What Are Treasuries?


There are different types of U.S. Treasury Securities. A quick reference can be found here: http://www.treasurydirect.gov/indiv
/products/products.htm
and is reproduced below:

Treasury Bills
Treasury bills are short-term government securities with maturities ranging from a few days to 52 weeks. Bills are sold at a discount from their face value.

Treasury Notes
Treasury notes are government securities that are issued with maturities of 2, 3, 5, 7, and 10 years and pay interest every six months.

Treasury Bonds
Treasury bonds pay interest every six months and mature in 30 years.

Treasury Inflation-Protected Securities (TIPS)
TIPS are marketable securities whose principal is adjusted by changes in the Consumer Price Index. TIPS pay interest every six months and are issued with maturities of 5, 10, and 20 years.

I Savings Bonds
I Savings Bonds are a low-risk savings product that earn interest while protecting you from inflation. Sold at face value. Check out our table that is a comparison of TIPS and Series I Savings Bonds.

EE/E Savings Bonds
EE/E Savings Bonds are a secure savings product that pay interest based on current market rates for up to 30 years. Electronic EE Savings Bonds are sold at face value in TreasuryDirect. Paper EE Savings Bonds are sold at 1/2 face value.

So, we are back in the game of trying to understand the herd. But does the general public really influence bond pricing that directly? Certainly individual contributions to 401Ks, IRAs, mutual funds, college funds, and stocks play a large role in setting share prices for equities. But does the average investor really have any influence on bond pricing? We all feel capable of expressing an opinion on the prospects for Wal-Mart, Apple, or General Motors, but do we think we understand the dynamics of changing inflation rates? Probably not, and as such, when individuals invest in bonds, they usually do so through bond fund managers and rarely change their allocations. So who DOES influence bond pricing? Well for one, the bond issuer. The U.S. Treasury Department periodically holds auctions for new bonds. The prices for those bonds are determined and institutions line up to bid and buy. One of the largest holders of Treasuries is the U.S. Federal Reserve. So in effect, the U.S. government prints money, borrows money, and holds debt on that borrowed money, with itself, through different departments. While it may seem strange, it allows the Fed to influence pricing of bonds, which in turn influences pricing on bank lending, real estate pricing, and all sorts of financial mechanisms.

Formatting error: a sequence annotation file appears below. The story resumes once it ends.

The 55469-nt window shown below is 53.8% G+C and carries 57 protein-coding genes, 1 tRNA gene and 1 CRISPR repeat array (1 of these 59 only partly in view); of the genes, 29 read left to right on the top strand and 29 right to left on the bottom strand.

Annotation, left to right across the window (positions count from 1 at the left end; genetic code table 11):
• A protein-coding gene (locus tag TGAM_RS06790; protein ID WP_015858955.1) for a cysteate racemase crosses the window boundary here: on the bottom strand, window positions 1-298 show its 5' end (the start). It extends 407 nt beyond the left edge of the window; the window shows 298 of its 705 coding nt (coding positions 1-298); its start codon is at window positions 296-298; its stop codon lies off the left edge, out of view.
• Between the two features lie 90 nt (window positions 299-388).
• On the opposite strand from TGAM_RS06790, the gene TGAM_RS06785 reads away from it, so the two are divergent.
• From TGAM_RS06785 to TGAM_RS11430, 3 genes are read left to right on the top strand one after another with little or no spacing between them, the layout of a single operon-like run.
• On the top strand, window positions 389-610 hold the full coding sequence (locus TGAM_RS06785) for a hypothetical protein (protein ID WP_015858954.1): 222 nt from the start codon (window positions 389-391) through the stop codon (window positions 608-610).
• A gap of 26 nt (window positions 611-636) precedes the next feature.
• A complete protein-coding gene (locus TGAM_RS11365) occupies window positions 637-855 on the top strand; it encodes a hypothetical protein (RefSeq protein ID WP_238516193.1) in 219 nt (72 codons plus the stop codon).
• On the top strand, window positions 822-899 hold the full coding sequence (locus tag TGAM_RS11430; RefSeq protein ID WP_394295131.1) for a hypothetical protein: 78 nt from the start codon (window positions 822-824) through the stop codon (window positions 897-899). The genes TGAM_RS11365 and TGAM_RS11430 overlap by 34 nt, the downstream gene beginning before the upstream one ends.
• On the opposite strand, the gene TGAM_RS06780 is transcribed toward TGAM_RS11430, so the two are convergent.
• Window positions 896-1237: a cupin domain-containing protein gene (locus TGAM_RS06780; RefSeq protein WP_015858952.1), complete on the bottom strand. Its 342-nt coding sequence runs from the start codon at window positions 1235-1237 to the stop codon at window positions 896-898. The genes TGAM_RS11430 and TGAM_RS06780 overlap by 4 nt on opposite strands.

During the current financial crisis, the Fed diversified its balance sheet. While it previously held most of its assets in Treasuries, it recently had only a third there with another third in mortgages and the final in other types of debt. So who else holds large amounts of Treasuries? China. As the Chinese economy has grown at a double digit pace, and the trade imbalance between the U.S. and China increased, China accumulated a massive amount of U.S. currency and Treasuries.


Let's back up a moment. Forecasts of pricing are needed to estimate the risks of investing. All forecasts are estimates based upon models using historical data and assumptions about relationships. A review of the relationships between CRE pricing shows that the largest influence on pricing is the cap rate. Cap rates move more or less with other fixed income investment yields given investors are commonly seeking the greatest return at the lowest risk. The 10-year U.S. Treasury is an excellent index against which other fixed income investments are compared. The spread between cap rates and the 10-year Treasury moves with liquidity of real estate and availability of capital. Since both fluctuate considerably, the raw link between Treasuries and cap rates is poor, as shown in the graphs below:

 

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